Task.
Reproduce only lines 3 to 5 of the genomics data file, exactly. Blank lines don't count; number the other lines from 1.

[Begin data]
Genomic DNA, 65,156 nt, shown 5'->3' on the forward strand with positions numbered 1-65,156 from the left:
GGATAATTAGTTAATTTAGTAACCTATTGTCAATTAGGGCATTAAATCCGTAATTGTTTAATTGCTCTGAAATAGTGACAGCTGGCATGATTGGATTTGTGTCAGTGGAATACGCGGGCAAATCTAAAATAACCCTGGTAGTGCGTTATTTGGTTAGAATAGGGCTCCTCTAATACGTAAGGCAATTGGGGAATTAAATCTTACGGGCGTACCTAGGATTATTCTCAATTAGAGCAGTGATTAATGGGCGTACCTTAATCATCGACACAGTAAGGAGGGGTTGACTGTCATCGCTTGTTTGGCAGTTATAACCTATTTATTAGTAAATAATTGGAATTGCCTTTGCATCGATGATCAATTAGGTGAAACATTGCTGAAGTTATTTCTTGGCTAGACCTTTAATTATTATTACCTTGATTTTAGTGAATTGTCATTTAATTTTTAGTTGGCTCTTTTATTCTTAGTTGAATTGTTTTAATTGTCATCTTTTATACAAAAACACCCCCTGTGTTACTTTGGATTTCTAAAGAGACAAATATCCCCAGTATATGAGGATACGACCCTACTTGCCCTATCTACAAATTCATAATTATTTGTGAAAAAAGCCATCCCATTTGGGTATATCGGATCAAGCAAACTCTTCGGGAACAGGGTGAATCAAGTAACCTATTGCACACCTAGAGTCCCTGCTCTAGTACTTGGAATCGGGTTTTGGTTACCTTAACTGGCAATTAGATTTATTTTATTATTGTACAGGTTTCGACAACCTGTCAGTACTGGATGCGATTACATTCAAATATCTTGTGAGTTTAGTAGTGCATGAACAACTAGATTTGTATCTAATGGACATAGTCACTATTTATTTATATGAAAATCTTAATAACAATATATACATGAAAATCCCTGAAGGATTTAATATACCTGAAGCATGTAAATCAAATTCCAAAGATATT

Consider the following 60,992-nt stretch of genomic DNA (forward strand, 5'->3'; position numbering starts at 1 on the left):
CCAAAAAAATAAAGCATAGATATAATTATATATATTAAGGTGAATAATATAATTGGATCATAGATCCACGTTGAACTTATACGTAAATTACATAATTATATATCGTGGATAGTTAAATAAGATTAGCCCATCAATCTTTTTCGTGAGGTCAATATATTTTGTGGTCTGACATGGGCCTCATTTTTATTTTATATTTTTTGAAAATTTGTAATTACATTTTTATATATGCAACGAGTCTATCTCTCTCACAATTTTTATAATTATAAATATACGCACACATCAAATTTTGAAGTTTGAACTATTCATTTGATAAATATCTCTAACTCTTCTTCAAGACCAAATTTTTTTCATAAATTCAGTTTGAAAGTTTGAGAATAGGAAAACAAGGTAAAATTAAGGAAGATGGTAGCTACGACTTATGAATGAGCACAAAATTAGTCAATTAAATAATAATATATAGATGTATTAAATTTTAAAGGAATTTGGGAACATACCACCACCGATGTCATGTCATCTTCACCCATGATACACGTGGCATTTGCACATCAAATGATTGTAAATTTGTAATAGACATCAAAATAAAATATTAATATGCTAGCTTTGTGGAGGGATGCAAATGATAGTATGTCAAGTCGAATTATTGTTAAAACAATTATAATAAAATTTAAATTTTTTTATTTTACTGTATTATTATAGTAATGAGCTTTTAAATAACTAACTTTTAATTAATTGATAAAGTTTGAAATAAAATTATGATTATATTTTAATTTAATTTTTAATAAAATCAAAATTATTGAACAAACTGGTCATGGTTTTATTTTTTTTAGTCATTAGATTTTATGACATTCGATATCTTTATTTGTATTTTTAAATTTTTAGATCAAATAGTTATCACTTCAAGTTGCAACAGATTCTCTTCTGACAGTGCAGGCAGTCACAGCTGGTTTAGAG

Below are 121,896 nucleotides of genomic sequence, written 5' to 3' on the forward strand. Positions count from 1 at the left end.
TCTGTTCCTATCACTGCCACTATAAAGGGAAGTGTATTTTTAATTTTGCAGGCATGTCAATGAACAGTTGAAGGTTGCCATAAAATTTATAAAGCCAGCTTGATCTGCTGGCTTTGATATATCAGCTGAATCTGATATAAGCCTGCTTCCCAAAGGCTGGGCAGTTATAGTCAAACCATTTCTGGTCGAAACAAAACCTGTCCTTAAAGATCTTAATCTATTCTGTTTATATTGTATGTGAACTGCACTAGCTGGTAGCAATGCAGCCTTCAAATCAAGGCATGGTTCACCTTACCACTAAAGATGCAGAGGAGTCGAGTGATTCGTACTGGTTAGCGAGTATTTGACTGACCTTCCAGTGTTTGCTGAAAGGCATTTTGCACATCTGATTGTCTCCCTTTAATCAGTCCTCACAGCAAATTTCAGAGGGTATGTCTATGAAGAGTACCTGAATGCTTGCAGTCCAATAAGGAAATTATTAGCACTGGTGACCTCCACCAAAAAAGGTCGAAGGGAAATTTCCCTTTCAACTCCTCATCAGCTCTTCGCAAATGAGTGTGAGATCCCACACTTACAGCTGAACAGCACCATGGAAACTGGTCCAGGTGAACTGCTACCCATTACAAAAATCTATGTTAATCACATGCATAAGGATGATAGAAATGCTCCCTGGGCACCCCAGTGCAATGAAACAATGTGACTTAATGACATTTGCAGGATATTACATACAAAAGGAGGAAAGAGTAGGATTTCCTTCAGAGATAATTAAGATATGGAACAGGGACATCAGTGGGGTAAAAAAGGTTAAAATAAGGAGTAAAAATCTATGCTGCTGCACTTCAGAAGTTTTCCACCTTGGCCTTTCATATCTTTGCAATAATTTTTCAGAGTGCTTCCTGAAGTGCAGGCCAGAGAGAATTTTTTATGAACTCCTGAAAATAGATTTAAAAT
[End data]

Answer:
Consider the following 60,992-nt stretch of genomic DNA (forward strand, 5'->3'; position numbering starts at 1 on the left):
CCAAAAAAATAAAGCATAGATATAATTATATATATTAAGGTGAATAATATAATTGGATCATAGATCCACGTTGAACTTATACGTAAATTACATAATTATATATCGTGGATAGTTAAATAAGATTAGCCCATCAATCTTTTTCGTGAGGTCAATATATTTTGTGGTCTGACATGGGCCTCATTTTTATTTTATATTTTTTGAAAATTTGTAATTACATTTTTATATATGCAACGAGTCTATCTCTCTCACAATTTTTATAATTATAAATATACGCACACATCAAATTTTGAAGTTTGAACTATTCATTTGATAAATATCTCTAACTCTTCTTCAAGACCAAATTTTTTTCATAAATTCAGTTTGAAAGTTTGAGAATAGGAAAACAAGGTAAAATTAAGGAAGATGGTAGCTACGACTTATGAATGAGCACAAAATTAGTCAATTAAATAATAATATATAGATGTATTAAATTTTAAAGGAATTTGGGAACATACCACCACCGATGTCATGTCATCTTCACCCATGATACACGTGGCATTTGCACATCAAATGATTGTAAATTTGTAATAGACATCAAAATAAAATATTAATATGCTAGCTTTGTGGAGGGATGCAAATGATAGTATGTCAAGTCGAATTATTGTTAAAACAATTATAATAAAATTTAAATTTTTTTATTTTACTGTATTATTATAGTAATGAGCTTTTAAATAACTAACTTTTAATTAATTGATAAAGTTTGAAATAAAATTATGATTATATTTTAATTTAATTTTTAATAAAATCAAAATTATTGAACAAACTGGTCATGGTTTTATTTTTTTTAGTCATTAGATTTTATGACATTCGATATCTTTATTTGTATTTTTAAATTTTTAGATCAAATAGTTATCACTTCAAGTTGCAACAGATTCTCTTCTGACAGTGCAGGCAGTCACAGCTGGTTTAGAG

Below are 121,896 nucleotides of genomic sequence, written 5' to 3' on the forward strand. Positions count from 1 at the left end.